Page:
When the House of Commons is sitting it has been the practice in recent years to mark the two minutes silence on 11th November by standing in silence in the chamber and I have always been part of that.
This year the 11th fell on a Friday when the House was not sitting so before I headed north I joined my parliamentary staff, civil servants, ex-service men and women and a handful of slightly bemused Italian tourists at the Cenotaph in Whitehall.
It was a very different scene from the one that the world would see on Remembrance Sunday as the Queen led a very formal service with wreath-laying at the Cenotaph. This was hundreds (possibly a couple of thousand) of ordinary people taking a few minutes away from their desks or their normal routine to stand together in silent contemplation and tribute to the nation’s war-dead and, I believe, to our soldiers currently on active service. The simplicity of the occasion was moving in its own way and standing at the back of the crowd I was pleased to have been part of it for once.
Not everyone in Whitehall was there in the same spirit, however, as a group of between 50 and 100 supporters of the far-right group The English Defence League had also gathered. I have no idea what point they thought they were making and I was actually unaware of their presence until, as I left one of the parliamentary office buildings through a back door, I blundered into the middle of them.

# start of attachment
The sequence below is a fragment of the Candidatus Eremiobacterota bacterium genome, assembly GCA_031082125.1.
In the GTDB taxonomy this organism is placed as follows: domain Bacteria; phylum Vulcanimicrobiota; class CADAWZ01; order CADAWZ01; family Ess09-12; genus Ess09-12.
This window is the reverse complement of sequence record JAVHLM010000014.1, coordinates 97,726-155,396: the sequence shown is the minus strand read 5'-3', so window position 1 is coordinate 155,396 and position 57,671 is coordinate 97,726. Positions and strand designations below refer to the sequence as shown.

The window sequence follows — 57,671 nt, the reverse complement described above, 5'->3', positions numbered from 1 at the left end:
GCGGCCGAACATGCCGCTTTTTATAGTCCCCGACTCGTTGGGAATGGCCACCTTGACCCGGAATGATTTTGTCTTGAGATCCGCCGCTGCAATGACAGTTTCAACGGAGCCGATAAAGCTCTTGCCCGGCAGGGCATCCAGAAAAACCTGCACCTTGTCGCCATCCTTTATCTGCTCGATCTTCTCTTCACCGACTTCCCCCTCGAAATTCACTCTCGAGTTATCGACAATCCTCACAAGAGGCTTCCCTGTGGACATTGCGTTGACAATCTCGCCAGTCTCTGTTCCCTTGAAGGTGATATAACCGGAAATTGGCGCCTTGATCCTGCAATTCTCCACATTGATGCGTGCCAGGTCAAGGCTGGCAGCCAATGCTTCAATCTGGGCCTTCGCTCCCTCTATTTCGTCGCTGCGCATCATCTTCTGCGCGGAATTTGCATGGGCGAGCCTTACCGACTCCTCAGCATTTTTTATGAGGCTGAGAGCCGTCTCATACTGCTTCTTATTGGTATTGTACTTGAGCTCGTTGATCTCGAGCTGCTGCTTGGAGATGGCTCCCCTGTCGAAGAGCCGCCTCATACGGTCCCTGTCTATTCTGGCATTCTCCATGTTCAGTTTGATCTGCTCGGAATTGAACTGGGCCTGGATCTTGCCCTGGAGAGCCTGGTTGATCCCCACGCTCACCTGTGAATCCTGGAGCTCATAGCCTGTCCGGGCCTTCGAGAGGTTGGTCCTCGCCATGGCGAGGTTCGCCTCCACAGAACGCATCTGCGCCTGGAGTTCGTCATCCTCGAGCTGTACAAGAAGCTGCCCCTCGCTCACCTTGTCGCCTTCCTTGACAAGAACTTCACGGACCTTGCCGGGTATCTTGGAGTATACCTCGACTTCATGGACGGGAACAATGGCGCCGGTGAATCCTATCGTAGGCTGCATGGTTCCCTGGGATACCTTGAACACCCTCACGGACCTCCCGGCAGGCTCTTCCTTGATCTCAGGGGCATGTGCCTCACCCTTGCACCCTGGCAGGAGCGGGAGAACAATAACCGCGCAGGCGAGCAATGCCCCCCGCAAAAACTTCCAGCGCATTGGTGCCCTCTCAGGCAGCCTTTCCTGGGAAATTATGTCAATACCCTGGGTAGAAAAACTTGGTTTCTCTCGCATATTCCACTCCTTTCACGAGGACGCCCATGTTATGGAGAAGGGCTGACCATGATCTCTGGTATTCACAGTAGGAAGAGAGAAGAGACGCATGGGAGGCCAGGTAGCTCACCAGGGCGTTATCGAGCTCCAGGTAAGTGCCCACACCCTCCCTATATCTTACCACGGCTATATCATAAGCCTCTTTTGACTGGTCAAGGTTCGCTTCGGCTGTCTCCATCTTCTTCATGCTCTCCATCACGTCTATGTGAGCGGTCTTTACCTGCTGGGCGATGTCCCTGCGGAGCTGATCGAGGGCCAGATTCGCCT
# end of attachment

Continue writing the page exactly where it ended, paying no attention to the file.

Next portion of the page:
It was quite an intimidating atmosphere. They had been corralled by the police into the Red Lion pub in Whitehall and were standing around in groups on the pavement drinking beer. I was in their midst before I realised it and decided that there was probably no way back. Taking a deep breath and with a purposeful stride I made my way without incident to the top of the street where some slightly surprised police officers allowed me through their cordon.
The beery truculence of the neo-fascists was a marked contrast to the quiet dignity of the earlier gathering at the Cenotaph. It was, however, a reminder that while we have fought and beaten fascism in the past we should never be complacent enough to think that we are immune from that thinking in our own country.
The legacy of past conflicts still lives with us today. It is at least two generations since German politicians had to struggle with hyper-inflation and currency collapse. That still clearly influences their thinking today as Europe again struggles with an economic crisis. I hope that they are successful in their endeavours. I have no more idea than anyone else what lies ahead if they fail but I may have caught a brief glimpse of one of the possibilities drinking beer outside a pub in Whitehall last Friday. If we are to honour the war-dead truly then we should never take peace for granted.